Friday, November 28, 2008
Night's come along, back to my apartment we listen to Spanish song. We drink champagne in crystal glasses, inhibitions fall to bedroom passes. Close the door, a lost fantasy lies, to the morning's truth I say:"Tortelli again with his movie starlet, this time Scarlett."
Wednesday, November 26, 2008
I live these dreams of terror, of being leveled into a grey tomb of a government building made of concrete and breathless double plated glass. My coffin--an enclosed cubicle shut away from all humanness, all but for angry bosses, fiery departmental serpents, undertakers of civil service protocols made by electric mandarins of fire and ice. My cemetery-- a giant room of thin men in white shirts and skinny black ties, their eyes beaten, their slight reedy voices whispering away their quiet lives of desperation.
These two dozen nightmares flickering in the burning technicolor of timeless horror, of an endless emporium where sorcerers bid on moribund spirits. Gothic grave looters of the moonless sky. Soul stealers. Coffin robbers. Trade mark examiners of 4 by 4 inch black and white facsimiles of symbols, words, and designs that define secondary meaning.
What of my dreams, my harrowing hallucinations mixed with the night? I can't turn away and ignore them. I can't deny sleep like a quixotic Ponce de Leon making his despairing journey to the illusory fountain of eternity. His journey to moisten his dying lips with the nourishing, promissory holy water of eternal flesh and blood.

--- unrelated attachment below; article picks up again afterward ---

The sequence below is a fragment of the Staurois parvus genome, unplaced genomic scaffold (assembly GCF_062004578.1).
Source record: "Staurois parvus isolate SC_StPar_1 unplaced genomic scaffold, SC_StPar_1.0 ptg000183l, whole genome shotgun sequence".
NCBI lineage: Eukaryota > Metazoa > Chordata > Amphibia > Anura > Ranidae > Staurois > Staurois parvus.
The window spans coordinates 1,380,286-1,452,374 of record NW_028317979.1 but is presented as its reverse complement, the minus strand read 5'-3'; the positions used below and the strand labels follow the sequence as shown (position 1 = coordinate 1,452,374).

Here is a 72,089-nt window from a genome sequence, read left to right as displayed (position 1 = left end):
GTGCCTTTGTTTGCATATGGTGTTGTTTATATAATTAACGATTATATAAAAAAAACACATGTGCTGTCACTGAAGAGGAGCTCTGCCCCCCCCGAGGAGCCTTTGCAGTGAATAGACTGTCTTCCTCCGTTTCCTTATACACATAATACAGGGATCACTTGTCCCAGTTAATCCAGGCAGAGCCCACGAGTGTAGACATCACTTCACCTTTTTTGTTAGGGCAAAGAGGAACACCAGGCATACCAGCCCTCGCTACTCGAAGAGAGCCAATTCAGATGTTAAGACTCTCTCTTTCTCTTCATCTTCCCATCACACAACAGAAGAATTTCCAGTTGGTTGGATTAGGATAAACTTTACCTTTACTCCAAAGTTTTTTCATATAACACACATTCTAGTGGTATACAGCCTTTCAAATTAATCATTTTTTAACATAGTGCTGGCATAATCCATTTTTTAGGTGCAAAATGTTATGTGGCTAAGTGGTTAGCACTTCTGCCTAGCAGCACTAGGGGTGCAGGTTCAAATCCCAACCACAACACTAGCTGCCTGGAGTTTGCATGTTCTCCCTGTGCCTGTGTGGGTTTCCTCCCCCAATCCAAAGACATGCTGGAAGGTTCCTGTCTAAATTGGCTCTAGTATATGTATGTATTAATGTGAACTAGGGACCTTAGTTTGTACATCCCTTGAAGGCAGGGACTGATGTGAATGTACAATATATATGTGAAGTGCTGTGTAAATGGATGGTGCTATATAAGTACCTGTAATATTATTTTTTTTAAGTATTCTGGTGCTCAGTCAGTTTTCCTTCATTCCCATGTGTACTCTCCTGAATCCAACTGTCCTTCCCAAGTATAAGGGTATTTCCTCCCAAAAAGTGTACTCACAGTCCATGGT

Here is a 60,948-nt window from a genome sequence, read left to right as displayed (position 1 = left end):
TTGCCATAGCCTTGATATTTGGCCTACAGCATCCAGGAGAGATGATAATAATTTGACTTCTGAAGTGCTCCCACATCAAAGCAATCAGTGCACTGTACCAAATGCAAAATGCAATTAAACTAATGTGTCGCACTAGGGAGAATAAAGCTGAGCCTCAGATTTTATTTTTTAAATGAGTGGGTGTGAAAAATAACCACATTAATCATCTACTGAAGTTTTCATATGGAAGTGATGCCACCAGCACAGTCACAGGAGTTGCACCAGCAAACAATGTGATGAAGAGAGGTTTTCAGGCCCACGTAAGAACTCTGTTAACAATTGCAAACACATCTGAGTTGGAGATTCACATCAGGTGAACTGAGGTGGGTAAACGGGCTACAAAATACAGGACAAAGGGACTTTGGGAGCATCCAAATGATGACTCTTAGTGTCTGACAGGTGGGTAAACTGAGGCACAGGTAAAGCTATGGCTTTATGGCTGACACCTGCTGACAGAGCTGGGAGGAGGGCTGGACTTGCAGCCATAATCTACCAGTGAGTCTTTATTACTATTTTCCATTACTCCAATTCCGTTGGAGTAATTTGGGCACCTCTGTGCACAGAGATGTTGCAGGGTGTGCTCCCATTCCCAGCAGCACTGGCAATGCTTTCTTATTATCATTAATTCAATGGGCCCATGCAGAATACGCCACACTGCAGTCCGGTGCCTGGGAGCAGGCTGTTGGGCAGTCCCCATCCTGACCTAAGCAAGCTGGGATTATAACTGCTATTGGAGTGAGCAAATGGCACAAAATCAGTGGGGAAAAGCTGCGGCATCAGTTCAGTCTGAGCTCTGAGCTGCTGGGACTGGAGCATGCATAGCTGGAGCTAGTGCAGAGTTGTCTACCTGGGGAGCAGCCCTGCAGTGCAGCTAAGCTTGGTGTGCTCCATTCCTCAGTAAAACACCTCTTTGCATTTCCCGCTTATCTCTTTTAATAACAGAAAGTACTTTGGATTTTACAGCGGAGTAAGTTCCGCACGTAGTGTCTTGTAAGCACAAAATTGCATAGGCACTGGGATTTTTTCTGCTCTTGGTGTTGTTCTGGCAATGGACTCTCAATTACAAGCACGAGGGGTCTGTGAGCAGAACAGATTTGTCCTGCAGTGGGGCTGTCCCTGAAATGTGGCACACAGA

Here's the dream that haunts--working with thin men in white shirts and skinny ties examining trademarks till light escapes the day. Evaluating, assessing, examining, deciding, approving, declining, disappointing. Telling men over black as carbon phones the logo is a reject, the wording is plagiarised, the design is infringing on the minds of unhinged creativity.
They can't take the news. They can't take the news...Eddy Woo won't hear the news, his ears closed, his mind shut down, the deprecating bureaucratise of office men judging the noodle of his desire: too confusing in shape, scope, and colour to the design of his great rival Jimmy Wong. Jimmy Wong, who owns another Szechuan all night eatery with hanging barbecue pork and dripping duck in a steamy window. The smell of fried ginger and boiled bamboo shoots singing along the street and through an open basement window where a tong of gambling mainlanders, flatfoot Caucasian cops, multi-hued fire inspectors sit. Sit in a comity of subterranean multi-cultural criminality.
All this Eddie Woo knows, but his gun powder temper, his oppositional defiance arrives in a fusillade of fulminating Cantonese exploding with English crudities, the universal argot of common men: "U Yuckin ah-ho!, U Yuckin ah-ho!"
I hang up the phone--the jarring, bellowing, fiery, unforgiving voice baritone invective of a behemoth boss with bulging lips flapping like over steamed sausages, ordering, demanding of me: "Tortelli, get in my office, now!"